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Strengthening Digital Democracy

Strengthening Digital Democracy


With ongoing anxiety and high-level investigations of foreign interference in recent elections, it seems that democratic transparency and accountability face increasing pressure in the digital age. This project will expand the Oxford Internet Institute’s investigative capacity and programme of policy engagement, allowing us to support critical public conversations about the role of “computational propaganda” in the increasingly technology- and data-driven political campaigns that characterise contemporary democracies.

We have a three-part programme, including:

  1. an investigative programme of observing computational propaganda and political communication during critical moments—such as elections—in democracies around the world
  2. a strategic relationship programme to raise our capacity to manage ties with global policy makers, journalists, and other investigators
  3. a civic engagement programme to deepen our collaborations with civil society groups, and to help transfer knowledge and responsive-capacity to a wider network of democracy activists and advocates.

Key Information

  • Omidyar Network
  • Project dates:
    June 2018 - May 2021

    Major Areas of Research


    The global pandemic has brought to the fore the pressing problems caused by disinformation, leading many scholars to study the “infodemic” that is accompanying and exacerbating the public health crisis. Disinformation about the virus has already led to serious health repercussions in countries around the world. Our research on COVID-related disinformation looks at the prominence of stories by junk news outlets and state-backed media outlets on social media. ComProp researchers are also investigating the systems that help these junk news stories to succeed: from the online advertising ecosystem to incentives on social media platforms.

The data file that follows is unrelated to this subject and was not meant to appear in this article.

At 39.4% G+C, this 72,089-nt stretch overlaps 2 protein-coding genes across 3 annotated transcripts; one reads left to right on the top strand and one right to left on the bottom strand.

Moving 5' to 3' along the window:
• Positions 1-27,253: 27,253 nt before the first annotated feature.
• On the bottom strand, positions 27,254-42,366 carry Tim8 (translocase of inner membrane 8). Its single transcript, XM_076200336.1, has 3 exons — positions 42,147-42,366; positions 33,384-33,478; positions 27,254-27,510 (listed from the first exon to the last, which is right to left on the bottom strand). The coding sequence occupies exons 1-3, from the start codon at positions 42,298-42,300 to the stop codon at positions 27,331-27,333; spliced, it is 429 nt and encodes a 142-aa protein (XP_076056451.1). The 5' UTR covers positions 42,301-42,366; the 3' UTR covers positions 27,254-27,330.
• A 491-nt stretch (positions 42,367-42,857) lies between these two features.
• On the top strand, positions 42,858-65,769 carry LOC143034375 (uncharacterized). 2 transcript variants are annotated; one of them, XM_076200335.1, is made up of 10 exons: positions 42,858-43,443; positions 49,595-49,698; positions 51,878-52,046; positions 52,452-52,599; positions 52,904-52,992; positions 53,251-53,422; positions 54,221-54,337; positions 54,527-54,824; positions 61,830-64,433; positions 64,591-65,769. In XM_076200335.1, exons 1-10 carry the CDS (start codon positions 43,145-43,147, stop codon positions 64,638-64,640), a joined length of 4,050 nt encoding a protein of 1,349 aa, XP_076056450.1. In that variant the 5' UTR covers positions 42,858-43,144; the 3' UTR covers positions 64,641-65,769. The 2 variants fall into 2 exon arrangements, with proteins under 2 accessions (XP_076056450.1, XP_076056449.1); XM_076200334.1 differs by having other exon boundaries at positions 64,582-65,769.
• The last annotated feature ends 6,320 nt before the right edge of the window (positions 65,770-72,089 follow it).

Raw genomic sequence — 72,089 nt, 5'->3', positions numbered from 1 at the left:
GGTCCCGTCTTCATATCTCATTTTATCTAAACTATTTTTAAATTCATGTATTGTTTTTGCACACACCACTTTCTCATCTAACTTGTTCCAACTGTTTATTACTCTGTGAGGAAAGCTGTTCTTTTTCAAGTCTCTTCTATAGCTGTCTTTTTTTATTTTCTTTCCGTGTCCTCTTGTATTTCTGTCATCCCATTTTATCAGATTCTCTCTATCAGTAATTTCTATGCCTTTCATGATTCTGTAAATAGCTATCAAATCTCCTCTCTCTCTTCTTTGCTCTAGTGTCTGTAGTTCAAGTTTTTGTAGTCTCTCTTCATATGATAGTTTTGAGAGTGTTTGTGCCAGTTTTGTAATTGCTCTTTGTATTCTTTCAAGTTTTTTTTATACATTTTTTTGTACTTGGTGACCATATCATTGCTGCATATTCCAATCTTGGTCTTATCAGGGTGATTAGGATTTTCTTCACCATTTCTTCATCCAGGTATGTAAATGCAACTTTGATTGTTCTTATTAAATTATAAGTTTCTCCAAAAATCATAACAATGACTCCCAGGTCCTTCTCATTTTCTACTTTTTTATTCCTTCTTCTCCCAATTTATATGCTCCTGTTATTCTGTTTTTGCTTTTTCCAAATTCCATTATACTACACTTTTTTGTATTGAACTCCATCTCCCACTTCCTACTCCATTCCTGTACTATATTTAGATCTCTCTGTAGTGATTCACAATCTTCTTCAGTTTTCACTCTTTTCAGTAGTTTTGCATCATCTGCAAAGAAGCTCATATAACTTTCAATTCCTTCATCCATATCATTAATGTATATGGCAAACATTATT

The tools of computational propaganda are often deployed around elections, as various actors seek to sway public opinion through legitimate and illegitimate means. Our research on disinformation and elections looks at information-sharing on social media​ by members of the electorate, foreign influence campaigns, and the role of these campaigns in political polarization. We have conducted research on elections in Europe, North America, South America, the Middle East, and Asia.

    Tech Platforms and Governance

    Our team is interested not only in the content of disinformation but also in the technologies and systems that shape the information landscape. To this end, our research examines the various forces constraining and enabling computational propaganda: how tech companies incentivise and amplify problematic content, how governments seek to regulate these companies, and how tech platforms themselves are responding.

    State Sponsored Disinformation

    The tools of computational propaganda are increasingly deployed by states to shape public opinion, sow distrust, and create confusion both at home and abroad. Our research on state-sponsored disinformation looks at the proliferation of “cyber troops” in countries around the world, the reach and contents of state-sponsored media outlets, and the impacts of foreign influence operations.

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